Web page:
In a world where crises come in global form – whether it is the climate crisis, economic crisis or another pandemic – the idea that we can simply ship our problems away to some distant outpost is no longer a sustainable belief, if it ever was.
Since then—and in the face of rising anti-immigrant sentiment in the European Union over the past decade—Bybi has worked to integrate new arrivals to Copenhagen by taking care of honeybees.
For her part, Zavala is determined to do all she can to ensure that in this camp where she operates, everything possible is being done to assure these traumatized families a measure of dignity and a fair shot at a new life. She says, “In a time where asylum-seekers are being denied the fundamental right to humane and dignified treatment and access to the services they urgently need, we have pledged a strong commitment to fighting for them.”
There’ll be lots of people ‘defending their culture’, lots of sacrifices by the many for the ‘good of the nation’ whose benefits will curiously accrue mainly to the few, lots more death and misery in the borderlands, lots more political polarization and lots more gated communities at various geographic levels that may become as oppressive to the people within them as without.
We’ll investigate how, in the face of ICE raids, labor violations, a housing crisis, and climate-fueled wildfires, the broader community is coming together to stand in solidarity with those who are being forced into the shadows.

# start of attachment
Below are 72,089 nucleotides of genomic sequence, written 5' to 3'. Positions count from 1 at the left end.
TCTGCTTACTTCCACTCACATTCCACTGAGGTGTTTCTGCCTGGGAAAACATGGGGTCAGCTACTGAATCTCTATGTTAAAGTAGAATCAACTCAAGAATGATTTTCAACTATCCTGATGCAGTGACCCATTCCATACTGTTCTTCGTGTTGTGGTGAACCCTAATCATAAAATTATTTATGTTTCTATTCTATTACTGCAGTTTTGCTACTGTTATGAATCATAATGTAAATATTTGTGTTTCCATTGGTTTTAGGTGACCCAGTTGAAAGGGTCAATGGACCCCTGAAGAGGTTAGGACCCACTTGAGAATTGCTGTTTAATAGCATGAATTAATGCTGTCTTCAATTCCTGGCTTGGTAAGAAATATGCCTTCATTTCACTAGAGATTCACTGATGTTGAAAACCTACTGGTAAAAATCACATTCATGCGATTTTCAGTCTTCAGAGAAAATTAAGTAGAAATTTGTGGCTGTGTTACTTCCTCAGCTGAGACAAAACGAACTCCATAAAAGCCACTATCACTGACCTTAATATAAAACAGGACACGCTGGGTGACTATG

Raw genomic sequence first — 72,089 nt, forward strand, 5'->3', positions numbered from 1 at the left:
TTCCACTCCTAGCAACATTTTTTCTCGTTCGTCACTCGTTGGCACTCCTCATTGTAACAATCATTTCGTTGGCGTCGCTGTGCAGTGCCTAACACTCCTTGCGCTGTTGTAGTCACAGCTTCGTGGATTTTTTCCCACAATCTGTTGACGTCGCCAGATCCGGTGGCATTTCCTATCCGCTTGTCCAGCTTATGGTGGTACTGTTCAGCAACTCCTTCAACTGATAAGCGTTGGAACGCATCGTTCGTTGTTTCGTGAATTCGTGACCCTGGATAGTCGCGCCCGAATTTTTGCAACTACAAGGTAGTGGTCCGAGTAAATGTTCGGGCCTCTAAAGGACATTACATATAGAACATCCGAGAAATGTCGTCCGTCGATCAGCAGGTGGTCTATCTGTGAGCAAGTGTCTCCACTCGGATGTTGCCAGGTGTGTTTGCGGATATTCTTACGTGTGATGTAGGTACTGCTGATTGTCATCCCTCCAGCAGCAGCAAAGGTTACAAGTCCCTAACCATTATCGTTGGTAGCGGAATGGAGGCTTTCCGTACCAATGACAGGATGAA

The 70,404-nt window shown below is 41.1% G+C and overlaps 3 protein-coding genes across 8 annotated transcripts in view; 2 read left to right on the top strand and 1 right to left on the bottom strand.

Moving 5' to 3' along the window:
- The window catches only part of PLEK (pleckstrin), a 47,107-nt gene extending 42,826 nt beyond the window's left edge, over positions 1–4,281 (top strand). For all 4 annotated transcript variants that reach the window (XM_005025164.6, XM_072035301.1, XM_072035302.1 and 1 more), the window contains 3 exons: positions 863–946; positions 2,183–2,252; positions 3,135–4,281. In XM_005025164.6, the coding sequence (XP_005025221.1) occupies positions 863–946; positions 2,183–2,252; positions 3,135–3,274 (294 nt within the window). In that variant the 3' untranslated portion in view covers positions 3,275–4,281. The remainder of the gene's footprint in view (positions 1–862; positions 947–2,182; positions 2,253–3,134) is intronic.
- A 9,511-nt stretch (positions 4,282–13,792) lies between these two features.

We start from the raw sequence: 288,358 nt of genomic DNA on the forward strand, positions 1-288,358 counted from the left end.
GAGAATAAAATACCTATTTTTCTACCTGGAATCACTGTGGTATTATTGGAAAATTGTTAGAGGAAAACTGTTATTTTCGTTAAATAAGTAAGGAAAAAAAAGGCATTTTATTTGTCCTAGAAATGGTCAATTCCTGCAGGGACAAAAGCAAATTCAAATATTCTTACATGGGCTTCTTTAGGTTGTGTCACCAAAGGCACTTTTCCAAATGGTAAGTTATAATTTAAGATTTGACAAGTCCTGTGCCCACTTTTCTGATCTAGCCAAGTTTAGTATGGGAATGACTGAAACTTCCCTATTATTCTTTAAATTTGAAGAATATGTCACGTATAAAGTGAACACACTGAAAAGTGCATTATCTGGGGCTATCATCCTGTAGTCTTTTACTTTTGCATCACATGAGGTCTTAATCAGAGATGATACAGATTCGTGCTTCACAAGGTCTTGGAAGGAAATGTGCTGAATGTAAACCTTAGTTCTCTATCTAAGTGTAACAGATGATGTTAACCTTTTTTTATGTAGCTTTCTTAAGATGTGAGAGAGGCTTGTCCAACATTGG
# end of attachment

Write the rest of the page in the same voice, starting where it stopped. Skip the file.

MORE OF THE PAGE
As I write this article, the Trump regime wants to add one simple question to the census – Are you a US Citizen. What harm can there be in answering this simple question – if you are living here legally? If you are a citizen?
Grannies Respond/Abuelas Responden is a movement of grandmothers and their allies who have been similarly spurred to action by the humanitarian crisis unfolding on the southern border. Over six days, beginning July 31, their caravan will journey more than 2,000 miles, onboarding other “grannies” along the way.
Women on the border often have a different take on immigration issues: more of a ‘tend and befriend’ approach, a kind of common sense, needle-to-fabric mend. The responses of women to the Migrant Quilt exhibit define the soft heart of what it means to be human.
The migrant caravan making its way through Mexico is not explicitly related to climate change or resource depletion. Yet, it is a small, but visible precursor of great migrations to come related to both problems if we stay on our current trajectory as a global society.
The UK and US are headed for a crisis as crack-downs on immigration threaten to make it harder for agriculture to find the labour it requires. The problem, of course, is that most Westerners don’t want to do the hard, physical labour required in agriculture…
Wage inequality is really a sign of a deeper problem; basically it reflects an economic system that is not growing rapidly enough to satisfy everyone.
In times of economic stress, xenophobic themes grow more important in popular discourse and often lead to acute strife. Neighbors turn against neighbors. Countries become more protectionist. Legal freedom of movement across frontiers becomes more difficult. There is a considerable increase in violence of all kinds.